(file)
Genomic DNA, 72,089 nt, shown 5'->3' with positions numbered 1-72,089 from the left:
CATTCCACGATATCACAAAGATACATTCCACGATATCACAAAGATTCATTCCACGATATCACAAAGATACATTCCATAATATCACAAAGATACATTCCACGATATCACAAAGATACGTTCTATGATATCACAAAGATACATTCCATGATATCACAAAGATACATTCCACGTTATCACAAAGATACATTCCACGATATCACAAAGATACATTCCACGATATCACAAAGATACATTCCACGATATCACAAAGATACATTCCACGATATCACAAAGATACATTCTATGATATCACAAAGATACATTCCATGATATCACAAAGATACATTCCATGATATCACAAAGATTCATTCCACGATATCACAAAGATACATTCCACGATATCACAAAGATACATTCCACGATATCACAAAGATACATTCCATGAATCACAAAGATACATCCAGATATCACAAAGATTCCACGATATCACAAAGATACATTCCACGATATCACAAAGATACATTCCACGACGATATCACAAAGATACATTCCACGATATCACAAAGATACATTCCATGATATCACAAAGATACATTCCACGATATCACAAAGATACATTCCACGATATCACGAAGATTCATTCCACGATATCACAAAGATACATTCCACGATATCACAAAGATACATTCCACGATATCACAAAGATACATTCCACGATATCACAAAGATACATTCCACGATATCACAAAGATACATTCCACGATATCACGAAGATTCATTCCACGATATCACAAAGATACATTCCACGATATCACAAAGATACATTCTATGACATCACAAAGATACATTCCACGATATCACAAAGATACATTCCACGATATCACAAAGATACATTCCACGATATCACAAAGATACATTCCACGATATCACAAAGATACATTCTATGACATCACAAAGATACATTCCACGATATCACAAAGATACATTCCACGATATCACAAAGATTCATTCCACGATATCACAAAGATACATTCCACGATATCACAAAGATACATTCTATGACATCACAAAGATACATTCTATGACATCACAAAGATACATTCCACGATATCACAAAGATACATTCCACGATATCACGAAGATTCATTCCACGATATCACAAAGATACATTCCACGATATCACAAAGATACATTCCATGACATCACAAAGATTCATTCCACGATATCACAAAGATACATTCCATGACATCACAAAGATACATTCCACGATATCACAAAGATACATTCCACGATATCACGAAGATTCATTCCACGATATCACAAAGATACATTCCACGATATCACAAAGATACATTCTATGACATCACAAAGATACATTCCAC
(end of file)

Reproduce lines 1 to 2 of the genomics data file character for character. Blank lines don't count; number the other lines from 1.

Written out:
Genomic DNA, 72,089 nt, shown 5'->3' with positions numbered 1-72,089 from the left:
CATTCCACGATATCACAAAGATACATTCCACGATATCACAAAGATTCATTCCACGATATCACAAAGATACATTCCATAATATCACAAAGATACATTCCACGATATCACAAAGATACGTTCTATGATATCACAAAGATACATTCCATGATATCACAAAGATACATTCCACGTTATCACAAAGATACATTCCACGATATCACAAAGATACATTCCACGATATCACAAAGATACATTCCACGATATCACAAAGATACATTCCACGATATCACAAAGATACATTCTATGATATCACAAAGATACATTCCATGATATCACAAAGATACATTCCATGATATCACAAAGATTCATTCCACGATATCACAAAGATACATTCCACGATATCACAAAGATACATTCCACGATATCACAAAGATACATTCCATGAATCACAAAGATACATCCAGATATCACAAAGATTCCACGATATCACAAAGATACATTCCACGATATCACAAAGATACATTCCACGACGATATCACAAAGATACATTCCACGATATCACAAAGATACATTCCATGATATCACAAAGATACATTCCACGATATCACAAAGATACATTCCACGATATCACGAAGATTCATTCCACGATATCACAAAGATACATTCCACGATATCACAAAGATACATTCCACGATATCACAAAGATACATTCCACGATATCACAAAGATACATTCCACGATATCACAAAGATACATTCCACGATATCACGAAGATTCATTCCACGATATCACAAAGATACATTCCACGATATCACAAAGATACATTCTATGACATCACAAAGATACATTCCACGATATCACAAAGATACATTCCACGATATCACAAAGATACATTCCACGATATCACAAAGATACATTCCACGATATCACAAAGATACATTCTATGACATCACAAAGATACATTCCACGATATCACAAAGATACATTCCACGATATCACAAAGATTCATTCCACGATATCACAAAGATACATTCCACGATATCACAAAGATACATTCTATGACATCACAAAGATACATTCTATGACATCACAAAGATACATTCCACGATATCACAAAGATACATTCCACGATATCACGAAGATTCATTCCACGATATCACAAAGATACATTCCACGATATCACAAAGATACATTCCATGACATCACAAAGATTCATTCCACGATATCACAAAGATACATTCCATGACATCACAAAGATACATTCCACGATATCACAAAGATACATTCCACGATATCACGAAGATTCATTCCACGATATCACAAAGATACATTCCACGATATCACAAAGATACATTCTATGACATCACAAAGATACATTCCAC